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ERIC Number: ED040169
Record Type: RIE
Publication Date: 1964-Dec
Pages: 5
Abstractor: N/A
Reference Count: 0
To Hyphenate or Not to Hyphenate.
Hall, Robert A., Jr.
English Journal, v53 n9 p662-65 Dec 1964
To minimize inconsistencies in hyphenation practices, written English should accurately transcribe spoken English by indicating every open- or plus-juncture with a hyphen ("Plus-juncture" is the special transition the speaker makes between two compound nouns.). Even young native speakers of English can readily perceive semantic and phonological differences between nouns used together as a phrase and those used as a compound ("Sound system" is pronounced with a plus-juncture when used as a compound to mean "a system of sounds," but pronounced without plus-juncture when used as a phrase to mean "a system that is sound."). Thus, a consistent phonological hyphenation would separate nouns used as a compound with a hyphen at every plus-juncture. This system would include hyphenating every noun-noun compound at the plus-juncture between uneven stresses (e.g., speech-community, non-identical), all nonce-compounds (e.g., interchangeability-factor), all longer sequences of nouns at every plus-juncture (e.g., shoe-store-window-sign), and coordinate members of compounds in the spaces separating them (e.g., grammar- and usage-manuals). (JB)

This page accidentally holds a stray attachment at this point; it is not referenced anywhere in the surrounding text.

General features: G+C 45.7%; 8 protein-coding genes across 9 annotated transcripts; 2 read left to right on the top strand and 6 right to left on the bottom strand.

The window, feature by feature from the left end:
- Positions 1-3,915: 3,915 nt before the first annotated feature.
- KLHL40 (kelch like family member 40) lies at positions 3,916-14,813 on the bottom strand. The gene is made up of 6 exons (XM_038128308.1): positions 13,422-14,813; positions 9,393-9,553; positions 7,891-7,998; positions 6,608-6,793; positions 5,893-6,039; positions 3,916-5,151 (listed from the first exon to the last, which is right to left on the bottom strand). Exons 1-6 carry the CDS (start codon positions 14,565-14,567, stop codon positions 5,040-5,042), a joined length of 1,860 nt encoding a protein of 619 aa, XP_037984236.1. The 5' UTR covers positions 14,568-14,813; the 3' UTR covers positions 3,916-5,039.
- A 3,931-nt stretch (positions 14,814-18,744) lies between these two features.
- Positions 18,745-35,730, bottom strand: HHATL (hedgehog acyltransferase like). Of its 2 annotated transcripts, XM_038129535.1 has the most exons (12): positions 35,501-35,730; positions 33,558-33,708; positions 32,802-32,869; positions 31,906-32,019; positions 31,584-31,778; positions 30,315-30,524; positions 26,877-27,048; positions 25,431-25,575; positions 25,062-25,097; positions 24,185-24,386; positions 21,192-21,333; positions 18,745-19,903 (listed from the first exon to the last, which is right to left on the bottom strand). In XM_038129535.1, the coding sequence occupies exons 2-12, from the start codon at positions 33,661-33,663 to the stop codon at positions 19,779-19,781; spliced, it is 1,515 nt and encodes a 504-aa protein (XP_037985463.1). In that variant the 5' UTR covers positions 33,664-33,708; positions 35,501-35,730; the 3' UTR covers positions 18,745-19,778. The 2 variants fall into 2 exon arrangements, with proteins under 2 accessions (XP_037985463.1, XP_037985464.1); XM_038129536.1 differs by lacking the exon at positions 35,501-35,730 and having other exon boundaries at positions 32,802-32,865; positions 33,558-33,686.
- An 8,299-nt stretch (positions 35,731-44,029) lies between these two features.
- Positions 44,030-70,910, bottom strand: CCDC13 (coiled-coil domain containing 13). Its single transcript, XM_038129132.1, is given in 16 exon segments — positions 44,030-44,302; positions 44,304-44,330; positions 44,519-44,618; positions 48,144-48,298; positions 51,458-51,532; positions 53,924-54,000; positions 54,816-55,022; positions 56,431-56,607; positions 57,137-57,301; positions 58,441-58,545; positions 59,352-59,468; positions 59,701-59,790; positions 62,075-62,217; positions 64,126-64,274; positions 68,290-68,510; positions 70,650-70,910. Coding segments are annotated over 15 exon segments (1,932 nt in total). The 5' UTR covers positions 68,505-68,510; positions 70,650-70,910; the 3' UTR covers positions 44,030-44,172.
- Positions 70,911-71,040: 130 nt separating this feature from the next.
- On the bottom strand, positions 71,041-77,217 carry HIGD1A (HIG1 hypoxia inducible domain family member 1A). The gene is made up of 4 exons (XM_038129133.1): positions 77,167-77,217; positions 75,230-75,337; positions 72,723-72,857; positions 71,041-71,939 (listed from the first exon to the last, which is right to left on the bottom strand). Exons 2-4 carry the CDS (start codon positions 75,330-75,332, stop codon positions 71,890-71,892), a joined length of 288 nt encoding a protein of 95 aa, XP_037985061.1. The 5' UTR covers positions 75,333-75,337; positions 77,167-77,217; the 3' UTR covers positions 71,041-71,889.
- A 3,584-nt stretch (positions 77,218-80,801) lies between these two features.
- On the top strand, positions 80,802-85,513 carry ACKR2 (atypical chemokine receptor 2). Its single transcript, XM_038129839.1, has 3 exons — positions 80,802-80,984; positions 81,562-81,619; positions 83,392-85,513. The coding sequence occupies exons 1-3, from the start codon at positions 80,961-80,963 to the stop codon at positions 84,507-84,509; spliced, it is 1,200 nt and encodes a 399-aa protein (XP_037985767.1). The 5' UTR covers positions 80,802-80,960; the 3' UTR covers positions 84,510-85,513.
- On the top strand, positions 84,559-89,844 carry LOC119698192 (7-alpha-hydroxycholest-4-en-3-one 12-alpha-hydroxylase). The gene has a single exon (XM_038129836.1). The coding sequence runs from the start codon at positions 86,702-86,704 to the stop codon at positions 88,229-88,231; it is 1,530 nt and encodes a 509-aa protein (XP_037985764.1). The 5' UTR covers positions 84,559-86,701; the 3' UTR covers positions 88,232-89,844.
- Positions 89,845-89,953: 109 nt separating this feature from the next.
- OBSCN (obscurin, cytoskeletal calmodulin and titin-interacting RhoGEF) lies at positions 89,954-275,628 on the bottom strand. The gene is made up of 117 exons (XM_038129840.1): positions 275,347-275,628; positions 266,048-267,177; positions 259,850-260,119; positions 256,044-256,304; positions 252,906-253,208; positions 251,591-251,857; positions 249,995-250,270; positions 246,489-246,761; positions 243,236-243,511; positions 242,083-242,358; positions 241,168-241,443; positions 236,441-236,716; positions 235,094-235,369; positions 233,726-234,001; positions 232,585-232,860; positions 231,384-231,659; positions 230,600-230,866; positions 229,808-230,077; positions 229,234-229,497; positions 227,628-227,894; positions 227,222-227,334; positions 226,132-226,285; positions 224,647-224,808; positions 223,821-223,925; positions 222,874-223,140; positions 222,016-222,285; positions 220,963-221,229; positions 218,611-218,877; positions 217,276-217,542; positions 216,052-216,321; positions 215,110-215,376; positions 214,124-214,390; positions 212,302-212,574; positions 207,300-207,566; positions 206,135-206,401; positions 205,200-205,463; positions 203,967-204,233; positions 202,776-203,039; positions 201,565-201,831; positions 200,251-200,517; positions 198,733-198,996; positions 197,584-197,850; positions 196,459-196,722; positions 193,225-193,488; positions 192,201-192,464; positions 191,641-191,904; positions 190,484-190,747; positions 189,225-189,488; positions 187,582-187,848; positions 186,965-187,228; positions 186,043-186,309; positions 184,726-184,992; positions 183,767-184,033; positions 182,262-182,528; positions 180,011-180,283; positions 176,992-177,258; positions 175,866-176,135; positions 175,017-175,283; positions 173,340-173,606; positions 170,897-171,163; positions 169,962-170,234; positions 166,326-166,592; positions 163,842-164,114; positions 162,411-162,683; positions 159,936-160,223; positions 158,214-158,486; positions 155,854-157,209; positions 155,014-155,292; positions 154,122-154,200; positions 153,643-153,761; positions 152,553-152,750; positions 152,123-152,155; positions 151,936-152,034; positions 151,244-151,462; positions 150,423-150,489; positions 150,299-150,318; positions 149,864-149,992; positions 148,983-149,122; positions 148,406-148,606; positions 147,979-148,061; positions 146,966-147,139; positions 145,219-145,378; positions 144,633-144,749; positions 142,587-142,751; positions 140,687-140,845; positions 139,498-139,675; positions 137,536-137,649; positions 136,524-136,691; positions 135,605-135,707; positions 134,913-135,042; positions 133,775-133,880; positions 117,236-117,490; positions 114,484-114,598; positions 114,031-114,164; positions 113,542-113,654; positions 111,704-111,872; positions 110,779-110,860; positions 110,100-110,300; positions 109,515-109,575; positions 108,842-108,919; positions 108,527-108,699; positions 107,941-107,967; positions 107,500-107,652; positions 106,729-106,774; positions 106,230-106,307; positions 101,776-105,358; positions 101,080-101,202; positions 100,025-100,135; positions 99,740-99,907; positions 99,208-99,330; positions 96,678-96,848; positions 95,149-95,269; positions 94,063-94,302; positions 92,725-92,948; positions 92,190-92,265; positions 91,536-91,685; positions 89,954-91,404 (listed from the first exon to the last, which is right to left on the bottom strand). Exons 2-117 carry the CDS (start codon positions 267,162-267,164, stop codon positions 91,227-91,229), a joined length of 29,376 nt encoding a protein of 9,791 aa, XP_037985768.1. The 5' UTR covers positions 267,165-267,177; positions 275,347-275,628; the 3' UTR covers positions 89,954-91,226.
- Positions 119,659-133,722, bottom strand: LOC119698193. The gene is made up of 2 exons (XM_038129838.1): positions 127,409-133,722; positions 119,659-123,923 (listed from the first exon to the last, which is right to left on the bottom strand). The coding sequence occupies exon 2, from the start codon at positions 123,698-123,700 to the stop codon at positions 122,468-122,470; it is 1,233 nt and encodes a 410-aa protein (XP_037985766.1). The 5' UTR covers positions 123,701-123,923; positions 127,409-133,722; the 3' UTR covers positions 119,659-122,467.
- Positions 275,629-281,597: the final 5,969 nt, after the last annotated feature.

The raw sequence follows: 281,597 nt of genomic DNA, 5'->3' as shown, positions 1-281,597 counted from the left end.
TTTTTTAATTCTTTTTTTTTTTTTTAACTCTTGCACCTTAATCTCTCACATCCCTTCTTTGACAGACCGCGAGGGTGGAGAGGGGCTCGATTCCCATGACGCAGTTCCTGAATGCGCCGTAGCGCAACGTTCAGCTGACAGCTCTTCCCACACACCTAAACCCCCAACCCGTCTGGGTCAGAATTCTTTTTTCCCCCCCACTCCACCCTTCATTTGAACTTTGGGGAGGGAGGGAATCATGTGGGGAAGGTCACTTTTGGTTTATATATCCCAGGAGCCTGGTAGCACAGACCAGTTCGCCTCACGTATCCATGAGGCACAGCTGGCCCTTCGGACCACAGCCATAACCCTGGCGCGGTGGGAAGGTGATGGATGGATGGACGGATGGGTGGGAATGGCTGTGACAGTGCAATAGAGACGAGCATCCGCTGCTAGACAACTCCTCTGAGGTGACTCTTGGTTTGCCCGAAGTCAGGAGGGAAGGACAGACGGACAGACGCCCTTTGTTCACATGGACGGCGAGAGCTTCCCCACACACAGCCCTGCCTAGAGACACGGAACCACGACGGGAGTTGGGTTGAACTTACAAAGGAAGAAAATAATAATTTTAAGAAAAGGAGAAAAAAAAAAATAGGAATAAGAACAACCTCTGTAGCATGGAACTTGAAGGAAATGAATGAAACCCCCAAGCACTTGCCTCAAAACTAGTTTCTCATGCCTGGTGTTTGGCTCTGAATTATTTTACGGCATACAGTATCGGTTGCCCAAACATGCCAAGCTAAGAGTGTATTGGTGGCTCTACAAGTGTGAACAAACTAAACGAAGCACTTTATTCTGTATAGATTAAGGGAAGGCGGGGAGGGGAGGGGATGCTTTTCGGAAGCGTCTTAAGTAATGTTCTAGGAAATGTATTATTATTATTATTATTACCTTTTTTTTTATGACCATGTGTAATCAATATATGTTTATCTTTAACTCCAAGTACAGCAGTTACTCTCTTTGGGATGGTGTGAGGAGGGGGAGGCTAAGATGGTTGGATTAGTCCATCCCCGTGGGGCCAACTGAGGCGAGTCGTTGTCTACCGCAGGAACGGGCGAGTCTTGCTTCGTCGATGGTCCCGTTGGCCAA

Publication Type: N/A
Education Level: N/A
Audience: N/A
Language: N/A
Sponsor: N/A
Authoring Institution: National Council of Teachers of English, Champaign, IL.